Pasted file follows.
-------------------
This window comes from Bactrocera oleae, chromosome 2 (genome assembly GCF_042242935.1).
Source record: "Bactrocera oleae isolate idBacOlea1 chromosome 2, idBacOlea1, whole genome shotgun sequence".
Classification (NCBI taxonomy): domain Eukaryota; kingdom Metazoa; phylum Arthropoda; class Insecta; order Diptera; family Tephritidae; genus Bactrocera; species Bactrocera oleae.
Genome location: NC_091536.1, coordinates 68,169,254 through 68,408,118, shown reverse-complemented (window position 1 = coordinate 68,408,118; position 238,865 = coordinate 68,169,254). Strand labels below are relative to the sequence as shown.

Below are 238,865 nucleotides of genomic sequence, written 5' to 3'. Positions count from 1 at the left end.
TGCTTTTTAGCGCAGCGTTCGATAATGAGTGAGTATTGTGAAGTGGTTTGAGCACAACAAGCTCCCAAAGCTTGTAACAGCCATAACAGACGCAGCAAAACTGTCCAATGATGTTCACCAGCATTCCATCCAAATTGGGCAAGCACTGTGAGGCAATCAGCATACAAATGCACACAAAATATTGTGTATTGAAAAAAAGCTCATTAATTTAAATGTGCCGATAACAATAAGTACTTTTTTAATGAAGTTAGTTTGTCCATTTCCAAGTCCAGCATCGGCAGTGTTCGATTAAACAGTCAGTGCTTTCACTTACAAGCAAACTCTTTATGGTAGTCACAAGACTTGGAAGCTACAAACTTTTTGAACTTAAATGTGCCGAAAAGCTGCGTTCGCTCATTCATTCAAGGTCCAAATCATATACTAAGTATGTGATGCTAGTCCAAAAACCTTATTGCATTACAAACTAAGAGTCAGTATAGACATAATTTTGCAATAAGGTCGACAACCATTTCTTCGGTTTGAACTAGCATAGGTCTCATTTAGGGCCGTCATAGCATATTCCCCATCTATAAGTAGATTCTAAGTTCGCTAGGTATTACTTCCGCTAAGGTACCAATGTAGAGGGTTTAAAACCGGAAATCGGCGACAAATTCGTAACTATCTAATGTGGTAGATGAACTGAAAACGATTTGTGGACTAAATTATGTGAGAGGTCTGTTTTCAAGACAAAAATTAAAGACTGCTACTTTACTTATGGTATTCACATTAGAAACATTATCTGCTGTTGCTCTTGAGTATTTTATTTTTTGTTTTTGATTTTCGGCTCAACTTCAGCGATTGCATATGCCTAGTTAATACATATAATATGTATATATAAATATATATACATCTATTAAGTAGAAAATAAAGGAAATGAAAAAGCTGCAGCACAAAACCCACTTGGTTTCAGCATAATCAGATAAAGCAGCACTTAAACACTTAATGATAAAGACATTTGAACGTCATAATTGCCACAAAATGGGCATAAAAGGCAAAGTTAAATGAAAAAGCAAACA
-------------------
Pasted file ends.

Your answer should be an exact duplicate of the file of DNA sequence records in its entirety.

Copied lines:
This window comes from Bactrocera oleae, chromosome 2 (genome assembly GCF_042242935.1).
Source record: "Bactrocera oleae isolate idBacOlea1 chromosome 2, idBacOlea1, whole genome shotgun sequence".
Classification (NCBI taxonomy): domain Eukaryota; kingdom Metazoa; phylum Arthropoda; class Insecta; order Diptera; family Tephritidae; genus Bactrocera; species Bactrocera oleae.
Genome location: NC_091536.1, coordinates 68,169,254 through 68,408,118, shown reverse-complemented (window position 1 = coordinate 68,408,118; position 238,865 = coordinate 68,169,254). Strand labels below are relative to the sequence as shown.

Below are 238,865 nucleotides of genomic sequence, written 5' to 3'. Positions count from 1 at the left end.
TGCTTTTTAGCGCAGCGTTCGATAATGAGTGAGTATTGTGAAGTGGTTTGAGCACAACAAGCTCCCAAAGCTTGTAACAGCCATAACAGACGCAGCAAAACTGTCCAATGATGTTCACCAGCATTCCATCCAAATTGGGCAAGCACTGTGAGGCAATCAGCATACAAATGCACACAAAATATTGTGTATTGAAAAAAAGCTCATTAATTTAAATGTGCCGATAACAATAAGTACTTTTTTAATGAAGTTAGTTTGTCCATTTCCAAGTCCAGCATCGGCAGTGTTCGATTAAACAGTCAGTGCTTTCACTTACAAGCAAACTCTTTATGGTAGTCACAAGACTTGGAAGCTACAAACTTTTTGAACTTAAATGTGCCGAAAAGCTGCGTTCGCTCATTCATTCAAGGTCCAAATCATATACTAAGTATGTGATGCTAGTCCAAAAACCTTATTGCATTACAAACTAAGAGTCAGTATAGACATAATTTTGCAATAAGGTCGACAACCATTTCTTCGGTTTGAACTAGCATAGGTCTCATTTAGGGCCGTCATAGCATATTCCCCATCTATAAGTAGATTCTAAGTTCGCTAGGTATTACTTCCGCTAAGGTACCAATGTAGAGGGTTTAAAACCGGAAATCGGCGACAAATTCGTAACTATCTAATGTGGTAGATGAACTGAAAACGATTTGTGGACTAAATTATGTGAGAGGTCTGTTTTCAAGACAAAAATTAAAGACTGCTACTTTACTTATGGTATTCACATTAGAAACATTATCTGCTGTTGCTCTTGAGTATTTTATTTTTTGTTTTTGATTTTCGGCTCAACTTCAGCGATTGCATATGCCTAGTTAATACATATAATATGTATATATAAATATATATACATCTATTAAGTAGAAAATAAAGGAAATGAAAAAGCTGCAGCACAAAACCCACTTGGTTTCAGCATAATCAGATAAAGCAGCACTTAAACACTTAATGATAAAGACATTTGAACGTCATAATTGCCACAAAATGGGCATAAAAGGCAAAGTTAAATGAAAAAGCAAACA